Introduction Mark Matousek
Working With Desire: Three approaches Matthieu Ricard
You Can't Always Get What You Want Ken McLeod
For A Mouthful Of Grass Shantideva
Drink and a Man Joan Duncan Oliver
Making Room For Desire Tara Brach
Six Small Meditations On Desire Jane Hirshfield
Sex-Loving Monk Ikkyu
The Merry-Go-Round of Desire: Interview with Mark Epstein
Immeasurable Depths: The love poems of the Sixth Dalai Lama
Shantideva, Tibet's eigth-century Buddhist master, on desire's trap
Some, under the influence of desire, work like slaves.
They tire themselves out working long days
And, when they return home in the evening,
Their exhausted bodies collapse like corpses.
Some have to experience the disruptions of travel
Or suffer from being far from home.
Although they long to be close to their partners,
They do not see them for years at a time.
Some, confused about how to earn what they desire,
Effectively sell themselves to others
Even when they do not get what they want
But are driven without meaning by the need of others.
Then there are those who sell themselves into servitude
And work for others without any freedom.
They live in lonely, desolate places
Where their children are born with only trees for shelter.
Deceived by desire, people become fools.
Some think, “I need money to support my life,”
And, although they fear for their lives, go off to war;
While others enslave themselves for the sake of profit!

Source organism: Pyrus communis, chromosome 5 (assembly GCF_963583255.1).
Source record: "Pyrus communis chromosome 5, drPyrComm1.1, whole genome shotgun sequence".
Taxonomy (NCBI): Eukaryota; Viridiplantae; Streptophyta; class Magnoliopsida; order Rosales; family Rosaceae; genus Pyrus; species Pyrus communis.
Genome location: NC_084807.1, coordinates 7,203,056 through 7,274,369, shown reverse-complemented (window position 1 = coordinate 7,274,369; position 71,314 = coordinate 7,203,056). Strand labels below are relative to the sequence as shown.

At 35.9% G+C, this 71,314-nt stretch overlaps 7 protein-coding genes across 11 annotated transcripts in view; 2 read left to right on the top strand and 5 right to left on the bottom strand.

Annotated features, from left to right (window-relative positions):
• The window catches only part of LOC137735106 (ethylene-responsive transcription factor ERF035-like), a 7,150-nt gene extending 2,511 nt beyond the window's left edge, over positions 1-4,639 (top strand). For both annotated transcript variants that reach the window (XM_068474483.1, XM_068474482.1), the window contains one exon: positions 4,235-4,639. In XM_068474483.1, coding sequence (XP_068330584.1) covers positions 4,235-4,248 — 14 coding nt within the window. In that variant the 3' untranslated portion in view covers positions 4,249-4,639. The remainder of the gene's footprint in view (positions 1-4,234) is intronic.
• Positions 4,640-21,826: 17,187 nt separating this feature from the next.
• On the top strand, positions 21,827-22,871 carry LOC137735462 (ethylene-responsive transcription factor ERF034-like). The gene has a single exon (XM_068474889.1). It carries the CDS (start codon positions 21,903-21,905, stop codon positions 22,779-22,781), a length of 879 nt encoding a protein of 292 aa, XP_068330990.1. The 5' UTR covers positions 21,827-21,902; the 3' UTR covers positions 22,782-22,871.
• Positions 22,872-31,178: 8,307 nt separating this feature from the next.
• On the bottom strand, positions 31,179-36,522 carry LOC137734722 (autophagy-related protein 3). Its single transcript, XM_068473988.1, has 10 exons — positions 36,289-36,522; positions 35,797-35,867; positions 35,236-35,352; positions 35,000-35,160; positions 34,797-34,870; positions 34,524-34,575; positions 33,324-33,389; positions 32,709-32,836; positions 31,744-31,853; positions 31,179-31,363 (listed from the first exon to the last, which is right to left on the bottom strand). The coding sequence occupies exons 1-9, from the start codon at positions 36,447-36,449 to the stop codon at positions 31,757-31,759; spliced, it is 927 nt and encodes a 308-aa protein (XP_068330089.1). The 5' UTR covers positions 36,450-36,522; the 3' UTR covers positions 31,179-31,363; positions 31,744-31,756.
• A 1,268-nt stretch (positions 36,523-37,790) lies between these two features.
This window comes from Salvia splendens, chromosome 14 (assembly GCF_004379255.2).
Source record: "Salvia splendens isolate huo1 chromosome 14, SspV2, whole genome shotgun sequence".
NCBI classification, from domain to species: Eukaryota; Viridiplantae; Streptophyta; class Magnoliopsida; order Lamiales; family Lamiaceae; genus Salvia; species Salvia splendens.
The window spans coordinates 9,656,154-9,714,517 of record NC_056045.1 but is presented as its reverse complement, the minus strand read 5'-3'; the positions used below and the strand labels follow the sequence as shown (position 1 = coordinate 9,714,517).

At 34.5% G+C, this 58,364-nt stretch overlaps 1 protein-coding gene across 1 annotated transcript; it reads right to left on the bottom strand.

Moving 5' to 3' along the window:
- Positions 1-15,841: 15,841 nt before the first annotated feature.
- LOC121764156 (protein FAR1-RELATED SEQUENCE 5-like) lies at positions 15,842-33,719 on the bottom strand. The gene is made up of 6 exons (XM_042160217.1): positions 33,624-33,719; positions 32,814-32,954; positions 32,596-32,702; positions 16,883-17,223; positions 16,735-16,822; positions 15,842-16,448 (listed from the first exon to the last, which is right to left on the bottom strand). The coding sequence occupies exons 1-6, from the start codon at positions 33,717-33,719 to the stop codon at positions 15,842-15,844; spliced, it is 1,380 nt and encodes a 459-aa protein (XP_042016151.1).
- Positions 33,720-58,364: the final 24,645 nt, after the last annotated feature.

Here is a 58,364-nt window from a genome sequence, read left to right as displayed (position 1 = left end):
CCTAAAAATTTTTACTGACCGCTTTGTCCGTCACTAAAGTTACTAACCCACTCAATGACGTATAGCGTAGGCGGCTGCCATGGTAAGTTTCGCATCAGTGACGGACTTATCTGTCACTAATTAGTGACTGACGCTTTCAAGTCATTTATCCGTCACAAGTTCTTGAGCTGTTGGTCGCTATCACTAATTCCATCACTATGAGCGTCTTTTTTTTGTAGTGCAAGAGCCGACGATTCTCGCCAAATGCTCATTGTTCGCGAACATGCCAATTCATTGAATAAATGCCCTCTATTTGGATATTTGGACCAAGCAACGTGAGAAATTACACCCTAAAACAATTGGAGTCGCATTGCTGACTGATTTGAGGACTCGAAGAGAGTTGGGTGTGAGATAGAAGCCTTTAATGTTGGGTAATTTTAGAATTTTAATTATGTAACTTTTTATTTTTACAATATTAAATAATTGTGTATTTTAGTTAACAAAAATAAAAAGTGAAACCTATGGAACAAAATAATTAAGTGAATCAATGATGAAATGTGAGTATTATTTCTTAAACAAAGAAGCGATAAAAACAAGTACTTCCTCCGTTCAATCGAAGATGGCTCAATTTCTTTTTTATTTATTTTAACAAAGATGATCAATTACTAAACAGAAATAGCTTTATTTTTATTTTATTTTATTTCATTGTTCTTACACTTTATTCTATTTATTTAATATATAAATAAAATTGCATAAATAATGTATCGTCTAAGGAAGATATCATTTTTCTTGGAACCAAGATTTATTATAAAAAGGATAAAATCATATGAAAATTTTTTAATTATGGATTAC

Some, as a consequence of their desires,
Suffer cuts to their bodies
Or are stabbed, impaled,
Or even burned.
We should realize that a preoccupation with wealth leads to endless problems
Because acquiring it, protecting it, and losing it all involve pain.
Those who allow themselves to become distracted out of attachment to wealth
Will find no opportunity to escape from the miseries of samsara.
People attached to a worldly life
Experience many such problems, and for little reward.
They are like a horse forced to pull a cart,
Who can grab only an occasional mouthful of grass to eat.
Those who are driven by uncontrolled desires
Waste this precious freedom and endowment, so hard to find,
For the sake of a few petty rewards that are in no way rare,
For even animals can obtain them.
Our objects of desire will definitely perish,
And then we shall fall into the lower realms.
If we consider all the hardships we have endured since beginningless time
In pursuing meaningless worldly pleasures,
We could have attained the state of a Buddha
For a fraction of the difficulty!
Worldly beings experience much greater suffering than those who follow the path to enlightenment—
And yet they do not attain enlightenment as a result!
From Guide to the Bodhisattva Way of Life by Shantideva © 2002 by Geshe Kelsang Gyatso and New Kadampa Tradition. Reprinted with permission of Tharpa Publications, www.tharpa.com.